Furthermore, eliminating transracial adoption as an option also disempowers women who have an unplanned pregnancy and who want to put the child in a loving adoptive home rather than have an abortion. Pregnant women should be able to avail themselves of all their options, including adoption, if they can’t or don’t want to raise the child themselves. Limiting a pregnant woman’s options could push some women to either abort the child or struggle to raise the child on their own without the needed emotional support or financial resources.

Common Challenges of Transracial Adoption

The human race is made in God’s image. There is no difference, in God’s eyes, between people of different nationalities. However, adoptive parents and foster parents should bear in mind that there are different cultures, customs, and languages. Transitioning from one to another can be a huge shock for many children. This is especially true for children who remember their biological parents and original culture, language, and customs. Adapting to new foods, new ways of communicating, and new social mores poses a huge challenge that even many adults can’t handle without help. Language barriers may complicate the process if an adopted child doesn’t speak the adoptive parents’ language.

Some parents may seek to avoid these challenges by adopting a baby or a very young child. However, cultural integration will always be an issue even if a child is too young to know much about his or her native culture. Non-white children may encounter racism and/or racial bias during their lives. Thus, white parents need to be prepared to teach children how to handle such incidents. Furthermore, parents who adopt children of another race will need to learn enough about that race to teach children how to be proud of their racial identity and background.

Bottom Line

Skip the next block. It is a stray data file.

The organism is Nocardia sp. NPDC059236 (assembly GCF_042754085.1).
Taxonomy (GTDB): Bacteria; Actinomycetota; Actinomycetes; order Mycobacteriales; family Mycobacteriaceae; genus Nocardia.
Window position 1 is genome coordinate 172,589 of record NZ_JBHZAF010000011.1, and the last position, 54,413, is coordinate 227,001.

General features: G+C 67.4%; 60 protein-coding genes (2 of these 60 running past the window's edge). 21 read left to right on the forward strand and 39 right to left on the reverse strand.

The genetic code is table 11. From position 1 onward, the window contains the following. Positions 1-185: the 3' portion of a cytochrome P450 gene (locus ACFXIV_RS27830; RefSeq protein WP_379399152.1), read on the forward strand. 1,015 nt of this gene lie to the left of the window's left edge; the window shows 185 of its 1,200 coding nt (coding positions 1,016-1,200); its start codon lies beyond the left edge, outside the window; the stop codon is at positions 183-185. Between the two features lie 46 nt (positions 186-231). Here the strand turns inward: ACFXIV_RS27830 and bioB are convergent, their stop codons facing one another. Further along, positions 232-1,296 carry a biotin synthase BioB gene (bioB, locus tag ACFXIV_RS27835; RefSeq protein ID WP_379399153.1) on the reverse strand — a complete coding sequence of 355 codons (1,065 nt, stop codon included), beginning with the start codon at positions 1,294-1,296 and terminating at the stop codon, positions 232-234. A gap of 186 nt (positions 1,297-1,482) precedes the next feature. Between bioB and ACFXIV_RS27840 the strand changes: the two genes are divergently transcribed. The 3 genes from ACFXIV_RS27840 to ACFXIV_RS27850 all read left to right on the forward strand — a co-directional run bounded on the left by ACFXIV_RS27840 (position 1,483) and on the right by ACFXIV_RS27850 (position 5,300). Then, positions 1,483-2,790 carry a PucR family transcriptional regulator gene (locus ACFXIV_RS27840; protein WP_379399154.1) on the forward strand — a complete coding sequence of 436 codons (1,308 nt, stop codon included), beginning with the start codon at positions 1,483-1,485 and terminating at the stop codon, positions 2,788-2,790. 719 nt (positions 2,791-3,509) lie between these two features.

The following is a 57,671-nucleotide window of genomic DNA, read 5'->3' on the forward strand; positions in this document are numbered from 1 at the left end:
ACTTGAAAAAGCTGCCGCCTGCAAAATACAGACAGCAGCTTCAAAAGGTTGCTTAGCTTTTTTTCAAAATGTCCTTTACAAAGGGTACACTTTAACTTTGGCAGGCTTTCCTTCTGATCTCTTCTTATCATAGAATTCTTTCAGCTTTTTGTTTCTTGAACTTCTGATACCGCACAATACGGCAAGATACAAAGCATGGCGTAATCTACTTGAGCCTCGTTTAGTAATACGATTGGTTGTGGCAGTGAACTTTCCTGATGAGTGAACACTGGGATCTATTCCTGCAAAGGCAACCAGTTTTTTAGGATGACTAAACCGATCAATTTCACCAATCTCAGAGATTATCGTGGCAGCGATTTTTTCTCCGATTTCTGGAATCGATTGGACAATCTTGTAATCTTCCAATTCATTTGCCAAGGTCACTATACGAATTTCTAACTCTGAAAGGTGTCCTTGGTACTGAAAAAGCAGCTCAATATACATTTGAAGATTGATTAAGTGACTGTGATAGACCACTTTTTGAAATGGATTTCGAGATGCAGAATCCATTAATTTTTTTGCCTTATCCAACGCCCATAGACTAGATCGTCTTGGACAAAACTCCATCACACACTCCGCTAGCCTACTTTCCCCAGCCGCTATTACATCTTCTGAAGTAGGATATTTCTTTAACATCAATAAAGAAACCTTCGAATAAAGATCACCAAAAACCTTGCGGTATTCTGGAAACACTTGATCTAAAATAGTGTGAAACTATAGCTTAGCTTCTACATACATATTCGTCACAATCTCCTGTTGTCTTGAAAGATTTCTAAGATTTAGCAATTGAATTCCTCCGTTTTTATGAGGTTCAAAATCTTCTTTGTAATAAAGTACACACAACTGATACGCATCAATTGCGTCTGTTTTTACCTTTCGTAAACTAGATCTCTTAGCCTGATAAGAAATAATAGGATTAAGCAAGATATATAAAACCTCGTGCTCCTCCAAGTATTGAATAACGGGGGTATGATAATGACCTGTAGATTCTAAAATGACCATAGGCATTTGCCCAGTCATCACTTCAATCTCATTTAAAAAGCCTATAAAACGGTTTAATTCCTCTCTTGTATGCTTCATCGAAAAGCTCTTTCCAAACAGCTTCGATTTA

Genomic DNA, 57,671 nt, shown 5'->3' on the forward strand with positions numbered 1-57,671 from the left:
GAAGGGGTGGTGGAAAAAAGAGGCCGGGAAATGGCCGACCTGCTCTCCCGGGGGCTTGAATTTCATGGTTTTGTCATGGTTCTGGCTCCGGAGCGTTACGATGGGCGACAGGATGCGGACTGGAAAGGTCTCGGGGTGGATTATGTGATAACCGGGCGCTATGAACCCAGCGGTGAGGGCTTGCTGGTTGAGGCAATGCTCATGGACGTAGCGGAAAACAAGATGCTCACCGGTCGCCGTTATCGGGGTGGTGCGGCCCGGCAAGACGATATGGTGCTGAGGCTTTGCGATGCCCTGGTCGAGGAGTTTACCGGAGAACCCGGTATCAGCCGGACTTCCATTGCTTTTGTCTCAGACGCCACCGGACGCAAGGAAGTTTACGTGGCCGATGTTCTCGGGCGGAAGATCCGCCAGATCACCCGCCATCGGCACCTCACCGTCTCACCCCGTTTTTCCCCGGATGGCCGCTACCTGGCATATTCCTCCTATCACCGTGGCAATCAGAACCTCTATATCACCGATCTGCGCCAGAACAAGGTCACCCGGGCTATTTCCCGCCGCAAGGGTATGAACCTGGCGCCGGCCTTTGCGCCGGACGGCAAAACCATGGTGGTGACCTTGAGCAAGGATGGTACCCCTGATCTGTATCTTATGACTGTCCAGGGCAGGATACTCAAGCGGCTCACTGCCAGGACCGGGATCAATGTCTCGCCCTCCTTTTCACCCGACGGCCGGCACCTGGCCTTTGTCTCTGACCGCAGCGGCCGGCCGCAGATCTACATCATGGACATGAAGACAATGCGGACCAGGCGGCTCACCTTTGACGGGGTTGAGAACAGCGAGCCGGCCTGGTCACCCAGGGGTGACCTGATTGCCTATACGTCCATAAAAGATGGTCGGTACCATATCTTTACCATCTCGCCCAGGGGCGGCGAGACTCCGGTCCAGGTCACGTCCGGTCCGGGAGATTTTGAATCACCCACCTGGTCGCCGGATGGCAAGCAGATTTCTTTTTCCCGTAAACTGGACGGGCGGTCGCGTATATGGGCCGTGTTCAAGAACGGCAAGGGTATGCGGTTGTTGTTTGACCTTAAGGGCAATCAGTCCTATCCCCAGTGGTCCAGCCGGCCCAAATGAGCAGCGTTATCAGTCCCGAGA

Transracial adoption is challenging. Parents who embark on this course of action need to learn about the adoptive child’s culture and background. They need to make it possible for the child to interact with others of the same racial and ethnic background. They also need to teach their child to navigate the challenges racial minorities face in the United States. However, the joys and benefits of taking a child of another race into your home and heart far outweigh the challenges. Transracial adoption makes it possible for children to have a family. It provides them with a caring home and the support of loving parents.

mother holding her transracially adopted baby while she researches how to help mothers in crisis seeking adoption services

A child needs loving care from the time he or she is in the womb up until the end of life. Ideally, this care should be provided by biological parents, but not all pregnant mothers are ready or able to take on the responsibility. At Caring Network, we help pregnant women understand all their options and encourage those who are considering adoption to work with an agency to find loving, caring parents to care for a child. If you or someone you know could benefit from a free options consultation or other early pregnancy services we offer, reach out to us today!